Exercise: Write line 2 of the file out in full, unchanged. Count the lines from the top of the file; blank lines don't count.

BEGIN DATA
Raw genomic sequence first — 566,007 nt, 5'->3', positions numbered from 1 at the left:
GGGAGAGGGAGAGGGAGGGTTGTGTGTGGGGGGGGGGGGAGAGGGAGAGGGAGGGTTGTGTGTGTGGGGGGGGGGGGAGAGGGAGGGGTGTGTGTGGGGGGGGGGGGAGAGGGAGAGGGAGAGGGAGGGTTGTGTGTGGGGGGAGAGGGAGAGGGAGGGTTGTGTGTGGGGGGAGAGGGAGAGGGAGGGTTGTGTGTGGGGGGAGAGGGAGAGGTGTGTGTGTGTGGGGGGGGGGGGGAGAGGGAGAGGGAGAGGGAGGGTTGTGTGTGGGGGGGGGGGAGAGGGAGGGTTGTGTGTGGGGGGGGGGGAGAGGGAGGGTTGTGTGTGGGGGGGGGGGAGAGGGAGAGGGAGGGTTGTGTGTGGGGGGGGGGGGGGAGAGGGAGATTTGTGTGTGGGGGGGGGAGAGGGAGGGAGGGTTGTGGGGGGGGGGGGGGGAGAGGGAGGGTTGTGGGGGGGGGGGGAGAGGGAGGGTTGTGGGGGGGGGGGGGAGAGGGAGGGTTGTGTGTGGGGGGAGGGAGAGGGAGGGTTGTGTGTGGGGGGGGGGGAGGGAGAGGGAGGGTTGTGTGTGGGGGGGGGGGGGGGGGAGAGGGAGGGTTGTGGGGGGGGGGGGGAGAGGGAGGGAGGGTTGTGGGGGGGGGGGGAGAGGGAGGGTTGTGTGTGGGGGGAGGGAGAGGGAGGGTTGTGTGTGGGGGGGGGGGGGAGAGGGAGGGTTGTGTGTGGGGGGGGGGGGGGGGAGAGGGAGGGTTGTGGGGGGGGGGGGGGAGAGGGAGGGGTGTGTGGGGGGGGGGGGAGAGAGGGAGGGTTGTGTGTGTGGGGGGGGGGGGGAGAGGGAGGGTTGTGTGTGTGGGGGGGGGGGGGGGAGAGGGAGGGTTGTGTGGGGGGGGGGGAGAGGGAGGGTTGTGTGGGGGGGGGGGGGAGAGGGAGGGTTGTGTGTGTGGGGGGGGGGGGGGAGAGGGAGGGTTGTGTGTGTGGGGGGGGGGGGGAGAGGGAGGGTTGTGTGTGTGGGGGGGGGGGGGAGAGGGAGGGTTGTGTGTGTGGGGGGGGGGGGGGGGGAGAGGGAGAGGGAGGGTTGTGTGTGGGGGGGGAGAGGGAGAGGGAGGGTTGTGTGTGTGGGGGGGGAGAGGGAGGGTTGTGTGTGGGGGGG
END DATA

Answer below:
GGGAGAGGGAGAGGGAGGGTTGTGTGTGGGGGGGGGGGGAGAGGGAGAGGGAGGGTTGTGTGTGTGGGGGGGGGGGGAGAGGGAGGGGTGTGTGTGGGGGGGGGGGGAGAGGGAGAGGGAGAGGGAGGGTTGTGTGTGGGGGGAGAGGGAGAGGGAGGGTTGTGTGTGGGGGGAGAGGGAGAGGGAGGGTTGTGTGTGGGGGGAGAGGGAGAGGTGTGTGTGTGTGGGGGGGGGGGGGAGAGGGAGAGGGAGAGGGAGGGTTGTGTGTGGGGGGGGGGGAGAGGGAGGGTTGTGTGTGGGGGGGGGGGAGAGGGAGGGTTGTGTGTGGGGGGGGGGGAGAGGGAGAGGGAGGGTTGTGTGTGGGGGGGGGGGGGGAGAGGGAGATTTGTGTGTGGGGGGGGGAGAGGGAGGGAGGGTTGTGGGGGGGGGGGGGGGAGAGGGAGGGTTGTGGGGGGGGGGGGAGAGGGAGGGTTGTGGGGGGGGGGGGGAGAGGGAGGGTTGTGTGTGGGGGGAGGGAGAGGGAGGGTTGTGTGTGGGGGGGGGGGAGGGAGAGGGAGGGTTGTGTGTGGGGGGGGGGGGGGGGGAGAGGGAGGGTTGTGGGGGGGGGGGGGAGAGGGAGGGAGGGTTGTGGGGGGGGGGGGAGAGGGAGGGTTGTGTGTGGGGGGAGGGAGAGGGAGGGTTGTGTGTGGGGGGGGGGGGGAGAGGGAGGGTTGTGTGTGGGGGGGGGGGGGGGGAGAGGGAGGGTTGTGGGGGGGGGGGGGGAGAGGGAGGGGTGTGTGGGGGGGGGGGGAGAGAGGGAGGGTTGTGTGTGTGGGGGGGGGGGGGAGAGGGAGGGTTGTGTGTGTGGGGGGGGGGGGGGGAGAGGGAGGGTTGTGTGGGGGGGGGGGAGAGGGAGGGTTGTGTGGGGGGGGGGGGGAGAGGGAGGGTTGTGTGTGTGGGGGGGGGGGGGGAGAGGGAGGGTTGTGTGTGTGGGGGGGGGGGGGAGAGGGAGGGTTGTGTGTGTGGGGGGGGGGGGGAGAGGGAGGGTTGTGTGTGTGGGGGGGGGGGGGGGGGAGAGGGAGAGGGAGGGTTGTGTGTGGGGGGGGAGAGGGAGAGGGAGGGTTGTGTGTGTGGGGGGGGAGAGGGAGGGTTGTGTGTGGGGGGG